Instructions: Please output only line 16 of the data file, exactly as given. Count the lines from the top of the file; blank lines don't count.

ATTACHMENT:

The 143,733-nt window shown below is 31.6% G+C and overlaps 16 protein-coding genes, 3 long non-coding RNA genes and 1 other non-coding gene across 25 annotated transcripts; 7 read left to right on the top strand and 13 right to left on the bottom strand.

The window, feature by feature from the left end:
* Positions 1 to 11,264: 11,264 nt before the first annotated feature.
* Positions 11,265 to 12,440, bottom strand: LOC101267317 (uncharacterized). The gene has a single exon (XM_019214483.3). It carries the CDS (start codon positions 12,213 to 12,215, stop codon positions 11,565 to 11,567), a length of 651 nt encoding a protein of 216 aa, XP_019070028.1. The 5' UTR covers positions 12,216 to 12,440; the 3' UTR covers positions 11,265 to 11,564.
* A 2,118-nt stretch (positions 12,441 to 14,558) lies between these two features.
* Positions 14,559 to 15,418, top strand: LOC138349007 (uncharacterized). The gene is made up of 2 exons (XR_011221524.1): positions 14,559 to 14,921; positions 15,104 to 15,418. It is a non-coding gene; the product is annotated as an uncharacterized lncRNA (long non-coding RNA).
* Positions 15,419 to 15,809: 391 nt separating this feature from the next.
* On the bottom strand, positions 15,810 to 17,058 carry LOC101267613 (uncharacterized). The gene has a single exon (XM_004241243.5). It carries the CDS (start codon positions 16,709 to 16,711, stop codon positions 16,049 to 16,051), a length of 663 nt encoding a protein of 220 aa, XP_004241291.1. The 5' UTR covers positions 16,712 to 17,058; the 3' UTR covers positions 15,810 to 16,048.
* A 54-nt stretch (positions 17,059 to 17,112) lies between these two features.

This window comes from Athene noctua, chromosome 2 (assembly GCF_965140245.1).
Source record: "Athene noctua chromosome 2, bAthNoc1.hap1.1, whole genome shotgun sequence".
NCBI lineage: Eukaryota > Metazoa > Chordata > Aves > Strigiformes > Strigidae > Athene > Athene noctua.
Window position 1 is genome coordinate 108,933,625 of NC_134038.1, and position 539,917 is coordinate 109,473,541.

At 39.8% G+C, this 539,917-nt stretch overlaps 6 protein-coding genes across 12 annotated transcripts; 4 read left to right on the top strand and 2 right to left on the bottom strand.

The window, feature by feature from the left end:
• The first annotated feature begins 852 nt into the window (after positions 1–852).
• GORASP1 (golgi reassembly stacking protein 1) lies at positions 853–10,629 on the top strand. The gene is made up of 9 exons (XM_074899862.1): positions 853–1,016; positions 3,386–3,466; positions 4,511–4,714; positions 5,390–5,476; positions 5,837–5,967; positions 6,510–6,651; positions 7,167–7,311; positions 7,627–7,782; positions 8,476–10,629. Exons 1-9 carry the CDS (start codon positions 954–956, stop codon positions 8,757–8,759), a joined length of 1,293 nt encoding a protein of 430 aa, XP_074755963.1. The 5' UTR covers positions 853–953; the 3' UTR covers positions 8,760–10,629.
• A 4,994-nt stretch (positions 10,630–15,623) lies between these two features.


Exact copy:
• The first annotated feature begins 852 nt into the window (after positions 1–852).